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# Born Approximation

Equation (1266) is not particularly useful, as it stands, because the quantity depends on the, as yet, unknown wavefunction [see Eq. (1261)]. Suppose, however, that the scattering is not particularly strong. In this case, it is reasonable to suppose that the total wavefunction, , does not differ substantially from the incident wavefunction, . Thus, we can obtain an expression for by making the substitution in Eq. (1261). This procedure is called the Born approximation.

The Born approximation yields

 (1267)

Thus, is proportional to the Fourier transform of the scattering potential with respect to the wavevector .

For a spherically symmetric potential,

 (1268)

giving
 (1269)

Note that is just a function of for a spherically symmetric potential. It is easily demonstrated that
 (1270)

where is the angle subtended between the vectors and . In other words, is the scattering angle. Recall that the vectors and have the same length, via energy conservation.

Consider scattering by a Yukawa potential

 (1271)

where is a constant, and measures the range'' of the potential. It follows from Eq. (1269) that
 (1272)

since
 (1273)

Thus, in the Born approximation, the differential cross-section for scattering by a Yukawa potential is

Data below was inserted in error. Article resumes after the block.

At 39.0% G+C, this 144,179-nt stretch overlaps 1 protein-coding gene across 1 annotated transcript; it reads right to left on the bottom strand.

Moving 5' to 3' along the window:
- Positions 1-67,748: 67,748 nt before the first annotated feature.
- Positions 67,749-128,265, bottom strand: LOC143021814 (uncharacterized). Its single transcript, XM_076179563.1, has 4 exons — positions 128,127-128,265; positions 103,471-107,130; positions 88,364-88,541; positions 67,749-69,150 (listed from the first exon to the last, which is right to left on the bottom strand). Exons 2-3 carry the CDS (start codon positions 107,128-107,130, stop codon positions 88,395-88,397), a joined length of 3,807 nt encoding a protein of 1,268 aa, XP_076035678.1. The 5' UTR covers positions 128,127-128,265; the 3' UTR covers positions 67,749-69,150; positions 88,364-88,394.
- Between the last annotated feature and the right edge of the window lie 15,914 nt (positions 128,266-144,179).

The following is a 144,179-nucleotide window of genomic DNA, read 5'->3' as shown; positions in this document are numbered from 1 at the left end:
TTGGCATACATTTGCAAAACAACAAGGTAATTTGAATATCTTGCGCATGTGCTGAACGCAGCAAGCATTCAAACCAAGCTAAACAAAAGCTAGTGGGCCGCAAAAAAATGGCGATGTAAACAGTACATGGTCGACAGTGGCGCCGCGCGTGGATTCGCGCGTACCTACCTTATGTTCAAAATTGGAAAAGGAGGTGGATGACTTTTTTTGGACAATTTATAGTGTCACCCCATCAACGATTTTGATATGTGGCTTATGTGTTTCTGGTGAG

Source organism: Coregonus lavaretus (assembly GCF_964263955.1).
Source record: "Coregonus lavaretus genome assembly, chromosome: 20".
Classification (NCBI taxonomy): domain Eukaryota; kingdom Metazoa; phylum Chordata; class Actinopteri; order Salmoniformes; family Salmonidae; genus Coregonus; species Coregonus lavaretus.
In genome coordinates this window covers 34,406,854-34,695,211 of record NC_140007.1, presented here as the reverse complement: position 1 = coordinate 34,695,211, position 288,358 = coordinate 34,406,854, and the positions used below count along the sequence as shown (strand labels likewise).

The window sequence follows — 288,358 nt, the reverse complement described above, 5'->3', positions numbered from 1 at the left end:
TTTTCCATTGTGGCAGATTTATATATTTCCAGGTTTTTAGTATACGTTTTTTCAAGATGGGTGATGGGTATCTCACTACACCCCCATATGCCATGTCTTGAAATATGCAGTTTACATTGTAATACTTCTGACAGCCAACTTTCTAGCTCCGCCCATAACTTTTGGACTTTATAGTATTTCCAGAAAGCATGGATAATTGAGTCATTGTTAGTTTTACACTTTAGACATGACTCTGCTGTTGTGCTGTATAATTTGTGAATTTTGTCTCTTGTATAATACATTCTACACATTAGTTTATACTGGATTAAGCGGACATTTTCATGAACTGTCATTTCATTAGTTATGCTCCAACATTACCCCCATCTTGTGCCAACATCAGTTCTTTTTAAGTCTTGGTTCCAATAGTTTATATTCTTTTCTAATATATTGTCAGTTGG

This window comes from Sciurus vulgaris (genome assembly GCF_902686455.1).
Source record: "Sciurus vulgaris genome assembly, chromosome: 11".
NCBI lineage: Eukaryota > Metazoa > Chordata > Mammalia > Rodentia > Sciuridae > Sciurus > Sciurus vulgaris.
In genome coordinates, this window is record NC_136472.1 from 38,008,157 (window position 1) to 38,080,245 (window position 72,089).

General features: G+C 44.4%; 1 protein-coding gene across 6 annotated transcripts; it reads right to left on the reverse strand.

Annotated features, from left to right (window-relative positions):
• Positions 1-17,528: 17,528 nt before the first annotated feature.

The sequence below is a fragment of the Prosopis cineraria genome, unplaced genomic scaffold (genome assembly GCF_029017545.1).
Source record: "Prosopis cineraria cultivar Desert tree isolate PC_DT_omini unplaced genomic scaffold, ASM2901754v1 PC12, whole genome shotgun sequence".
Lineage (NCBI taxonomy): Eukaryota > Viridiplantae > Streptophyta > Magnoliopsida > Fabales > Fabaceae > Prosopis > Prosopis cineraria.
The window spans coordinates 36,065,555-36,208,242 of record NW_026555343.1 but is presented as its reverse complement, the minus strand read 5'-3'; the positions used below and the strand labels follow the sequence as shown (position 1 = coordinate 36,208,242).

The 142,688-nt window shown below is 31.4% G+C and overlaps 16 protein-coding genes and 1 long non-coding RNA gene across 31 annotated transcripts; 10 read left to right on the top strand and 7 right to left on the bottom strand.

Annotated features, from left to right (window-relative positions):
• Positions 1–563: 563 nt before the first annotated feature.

(1274)

given that
 (1275)

The Yukawa potential reduces to the familiar Coulomb potential as , provided that . In this limit, the Born differential cross-section becomes

 (1276)

Recall that is equivalent to , so the above equation can be rewritten
 (1277)

where is the kinetic energy of the incident particles. Of course, Eq. (1277) is the famous Rutherford scattering cross-section formula.

The Born approximation is valid provided that is not too different from in the scattering region. It follows, from Eq. (1258), that the condition for in the vicinity of is

 (1278)

Consider the special case of the Yukawa potential. At low energies, (i.e., ) we can replace by unity, giving
 (1279)

as the condition for the validity of the Born approximation. The condition for the Yukawa potential to develop a bound state is
 (1280)

where is negative. Thus, if the potential is strong enough to form a bound state then the Born approximation is likely to break down. In the high- limit, Eq. (1278) yields
 (1281)

This inequality becomes progressively easier to satisfy as increases, implying that the Born approximation is more accurate at high incident particle energies.

Next: Partial Waves Up: Scattering Theory Previous: Fundamentals
Richard Fitzpatrick 2010-07-20